Times Columnist Frank Rich Writes About The Gays Because They All Died Around Him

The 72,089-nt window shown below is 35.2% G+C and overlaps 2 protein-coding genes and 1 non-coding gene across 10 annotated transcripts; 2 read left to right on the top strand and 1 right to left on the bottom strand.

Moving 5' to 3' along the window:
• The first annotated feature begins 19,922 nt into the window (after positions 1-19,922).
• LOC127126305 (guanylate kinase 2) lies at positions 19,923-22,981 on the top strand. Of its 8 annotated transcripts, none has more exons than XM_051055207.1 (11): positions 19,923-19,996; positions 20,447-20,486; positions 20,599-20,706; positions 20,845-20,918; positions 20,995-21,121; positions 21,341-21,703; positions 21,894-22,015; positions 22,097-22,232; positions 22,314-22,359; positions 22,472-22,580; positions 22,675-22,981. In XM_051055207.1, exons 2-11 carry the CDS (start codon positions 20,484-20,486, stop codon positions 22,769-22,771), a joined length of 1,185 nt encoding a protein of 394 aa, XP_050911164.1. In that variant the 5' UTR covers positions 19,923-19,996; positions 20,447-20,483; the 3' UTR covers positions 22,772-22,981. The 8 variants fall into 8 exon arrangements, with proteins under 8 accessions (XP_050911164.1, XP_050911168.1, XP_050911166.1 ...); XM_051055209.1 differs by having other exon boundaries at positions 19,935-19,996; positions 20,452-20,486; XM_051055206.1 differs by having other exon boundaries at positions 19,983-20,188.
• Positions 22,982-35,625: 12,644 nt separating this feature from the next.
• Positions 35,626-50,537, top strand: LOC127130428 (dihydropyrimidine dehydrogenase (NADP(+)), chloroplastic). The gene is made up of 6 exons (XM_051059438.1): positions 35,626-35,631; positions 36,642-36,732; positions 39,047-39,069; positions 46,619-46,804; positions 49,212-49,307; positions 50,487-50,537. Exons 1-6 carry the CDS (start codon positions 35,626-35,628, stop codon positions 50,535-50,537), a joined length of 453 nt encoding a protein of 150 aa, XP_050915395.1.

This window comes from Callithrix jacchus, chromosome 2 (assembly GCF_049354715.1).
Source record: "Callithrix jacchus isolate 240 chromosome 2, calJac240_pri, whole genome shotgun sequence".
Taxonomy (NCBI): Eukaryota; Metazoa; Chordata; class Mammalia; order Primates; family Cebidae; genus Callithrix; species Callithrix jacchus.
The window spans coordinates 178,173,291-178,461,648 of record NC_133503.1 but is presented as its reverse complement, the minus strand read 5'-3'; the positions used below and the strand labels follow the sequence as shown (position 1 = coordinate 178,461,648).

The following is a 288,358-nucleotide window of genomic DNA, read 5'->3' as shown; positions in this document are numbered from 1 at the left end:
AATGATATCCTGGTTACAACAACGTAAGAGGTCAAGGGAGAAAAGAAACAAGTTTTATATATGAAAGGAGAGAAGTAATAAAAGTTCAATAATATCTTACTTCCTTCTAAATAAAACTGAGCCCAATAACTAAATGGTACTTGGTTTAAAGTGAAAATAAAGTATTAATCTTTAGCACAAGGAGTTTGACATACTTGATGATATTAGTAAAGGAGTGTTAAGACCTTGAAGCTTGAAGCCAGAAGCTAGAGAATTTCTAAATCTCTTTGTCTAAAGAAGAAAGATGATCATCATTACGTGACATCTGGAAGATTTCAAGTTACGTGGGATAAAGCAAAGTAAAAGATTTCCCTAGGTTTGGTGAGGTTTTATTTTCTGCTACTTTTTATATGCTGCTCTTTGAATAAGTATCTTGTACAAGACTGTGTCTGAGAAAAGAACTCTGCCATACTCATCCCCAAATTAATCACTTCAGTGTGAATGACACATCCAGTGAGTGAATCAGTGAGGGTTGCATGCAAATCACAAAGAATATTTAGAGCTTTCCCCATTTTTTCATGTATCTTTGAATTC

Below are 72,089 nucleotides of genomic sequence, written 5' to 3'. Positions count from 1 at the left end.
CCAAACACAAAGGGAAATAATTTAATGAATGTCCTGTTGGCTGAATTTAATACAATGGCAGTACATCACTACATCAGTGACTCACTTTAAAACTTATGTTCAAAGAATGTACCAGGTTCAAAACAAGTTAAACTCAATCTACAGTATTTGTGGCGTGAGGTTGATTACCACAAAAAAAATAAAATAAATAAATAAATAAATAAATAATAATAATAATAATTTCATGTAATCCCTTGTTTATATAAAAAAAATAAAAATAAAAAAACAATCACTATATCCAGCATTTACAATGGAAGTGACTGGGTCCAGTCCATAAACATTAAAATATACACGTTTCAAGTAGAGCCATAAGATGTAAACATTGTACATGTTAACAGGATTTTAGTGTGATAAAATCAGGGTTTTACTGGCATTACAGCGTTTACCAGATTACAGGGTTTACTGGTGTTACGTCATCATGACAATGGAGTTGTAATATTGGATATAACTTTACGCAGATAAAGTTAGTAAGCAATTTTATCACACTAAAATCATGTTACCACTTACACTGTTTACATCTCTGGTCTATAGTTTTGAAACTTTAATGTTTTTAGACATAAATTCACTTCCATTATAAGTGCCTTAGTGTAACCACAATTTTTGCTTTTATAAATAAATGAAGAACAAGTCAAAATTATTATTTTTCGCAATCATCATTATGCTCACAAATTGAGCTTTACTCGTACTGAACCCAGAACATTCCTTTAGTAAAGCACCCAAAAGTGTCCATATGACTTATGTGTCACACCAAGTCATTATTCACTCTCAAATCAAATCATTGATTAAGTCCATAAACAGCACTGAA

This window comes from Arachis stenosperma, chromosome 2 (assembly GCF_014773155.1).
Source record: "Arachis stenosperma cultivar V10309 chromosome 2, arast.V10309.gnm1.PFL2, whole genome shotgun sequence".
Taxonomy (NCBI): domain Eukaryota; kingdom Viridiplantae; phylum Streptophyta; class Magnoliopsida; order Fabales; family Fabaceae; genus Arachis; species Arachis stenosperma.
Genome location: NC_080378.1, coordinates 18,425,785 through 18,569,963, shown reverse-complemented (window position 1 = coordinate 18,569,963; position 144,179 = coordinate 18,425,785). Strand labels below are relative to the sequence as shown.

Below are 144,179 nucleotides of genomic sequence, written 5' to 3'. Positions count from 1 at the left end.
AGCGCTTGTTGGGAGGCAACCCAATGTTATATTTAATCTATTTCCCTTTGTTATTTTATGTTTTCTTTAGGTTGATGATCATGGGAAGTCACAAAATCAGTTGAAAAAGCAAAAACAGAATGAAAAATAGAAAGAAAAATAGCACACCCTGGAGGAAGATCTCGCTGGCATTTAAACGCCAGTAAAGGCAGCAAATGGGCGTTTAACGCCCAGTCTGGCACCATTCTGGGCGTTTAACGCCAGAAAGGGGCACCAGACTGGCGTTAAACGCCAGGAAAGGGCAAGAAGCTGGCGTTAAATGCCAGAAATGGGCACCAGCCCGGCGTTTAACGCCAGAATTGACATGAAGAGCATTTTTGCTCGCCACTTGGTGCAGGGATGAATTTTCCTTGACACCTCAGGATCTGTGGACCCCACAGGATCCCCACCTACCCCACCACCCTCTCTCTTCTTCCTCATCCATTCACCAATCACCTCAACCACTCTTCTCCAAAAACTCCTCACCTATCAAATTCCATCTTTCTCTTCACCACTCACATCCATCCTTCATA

SOUNDBITES — “I can’t speak for why others don’t do it. I am baffled by it. It seems to me such an obvious civil-rights issue. In my case, I got interested in it and my eyes were opened precisely because I covered the theater. In the 1980s, which was the bulk of when I was a Times drama critic, to the early ’90s, two things happened in New York theater. One was unfortunately the arrival of Andrew Lloyd Webber and the other was the AIDS epidemic, and it was eye-opening. It was literally happening on my beat; people, artists I admired, were dying, getting sick and dying. In some cases, you’d hear about people’s deaths well after the fact, particularly if they weren’t famous in the theater, or under mysterious circumstances in those days. Of course a lot of people don’t even remember this history now, but you certainly know it, and it really had the effect of—I guess I wouldn’t say radicalizing me, but really opening my eyes to a whole minority of America that had been shabbily treated, that had to often live in secret, and was now being victimized by a ruthless epidemic, while a lot of people stood around and did nothing.” —New York Times columnist and Broadway snob Frank Rich on why his copy is filled with the G-word